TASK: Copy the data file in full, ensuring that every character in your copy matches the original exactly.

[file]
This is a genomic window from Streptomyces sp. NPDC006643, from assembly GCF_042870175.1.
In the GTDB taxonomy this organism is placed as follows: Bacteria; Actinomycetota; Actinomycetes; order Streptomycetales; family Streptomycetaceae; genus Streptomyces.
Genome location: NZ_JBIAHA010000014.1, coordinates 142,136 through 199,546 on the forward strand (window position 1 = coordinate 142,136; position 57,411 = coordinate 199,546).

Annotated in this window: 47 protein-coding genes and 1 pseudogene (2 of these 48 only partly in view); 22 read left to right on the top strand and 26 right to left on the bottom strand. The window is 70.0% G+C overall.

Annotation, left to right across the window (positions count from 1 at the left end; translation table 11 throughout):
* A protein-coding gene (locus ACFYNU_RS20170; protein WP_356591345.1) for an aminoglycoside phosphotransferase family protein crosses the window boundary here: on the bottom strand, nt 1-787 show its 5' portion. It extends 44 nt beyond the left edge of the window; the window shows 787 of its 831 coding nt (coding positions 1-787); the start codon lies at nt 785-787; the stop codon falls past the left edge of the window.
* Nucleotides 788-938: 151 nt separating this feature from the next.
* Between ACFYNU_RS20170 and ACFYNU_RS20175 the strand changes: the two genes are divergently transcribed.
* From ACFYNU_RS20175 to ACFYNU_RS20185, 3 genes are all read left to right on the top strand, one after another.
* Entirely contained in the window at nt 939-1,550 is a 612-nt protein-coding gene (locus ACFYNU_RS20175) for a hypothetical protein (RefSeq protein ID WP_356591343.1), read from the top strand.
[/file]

This is a genomic window from Streptomyces sp. NPDC006643, from assembly GCF_042870175.1.
In the GTDB taxonomy this organism is placed as follows: Bacteria; Actinomycetota; Actinomycetes; order Streptomycetales; family Streptomycetaceae; genus Streptomyces.
Genome location: NZ_JBIAHA010000014.1, coordinates 142,136 through 199,546 on the forward strand (window position 1 = coordinate 142,136; position 57,411 = coordinate 199,546).

Annotated in this window: 47 protein-coding genes and 1 pseudogene (2 of these 48 only partly in view); 22 read left to right on the top strand and 26 right to left on the bottom strand. The window is 70.0% G+C overall.

Annotation, left to right across the window (positions count from 1 at the left end; translation table 11 throughout):
* A protein-coding gene (locus ACFYNU_RS20170; protein WP_356591345.1) for an aminoglycoside phosphotransferase family protein crosses the window boundary here: on the bottom strand, nt 1-787 show its 5' portion. It extends 44 nt beyond the left edge of the window; the window shows 787 of its 831 coding nt (coding positions 1-787); the start codon lies at nt 785-787; the stop codon falls past the left edge of the window.
* Nucleotides 788-938: 151 nt separating this feature from the next.
* Between ACFYNU_RS20170 and ACFYNU_RS20175 the strand changes: the two genes are divergently transcribed.
* From ACFYNU_RS20175 to ACFYNU_RS20185, 3 genes are all read left to right on the top strand, one after another.
* Entirely contained in the window at nt 939-1,550 is a 612-nt protein-coding gene (locus ACFYNU_RS20175) for a hypothetical protein (RefSeq protein ID WP_356591343.1), read from the top strand.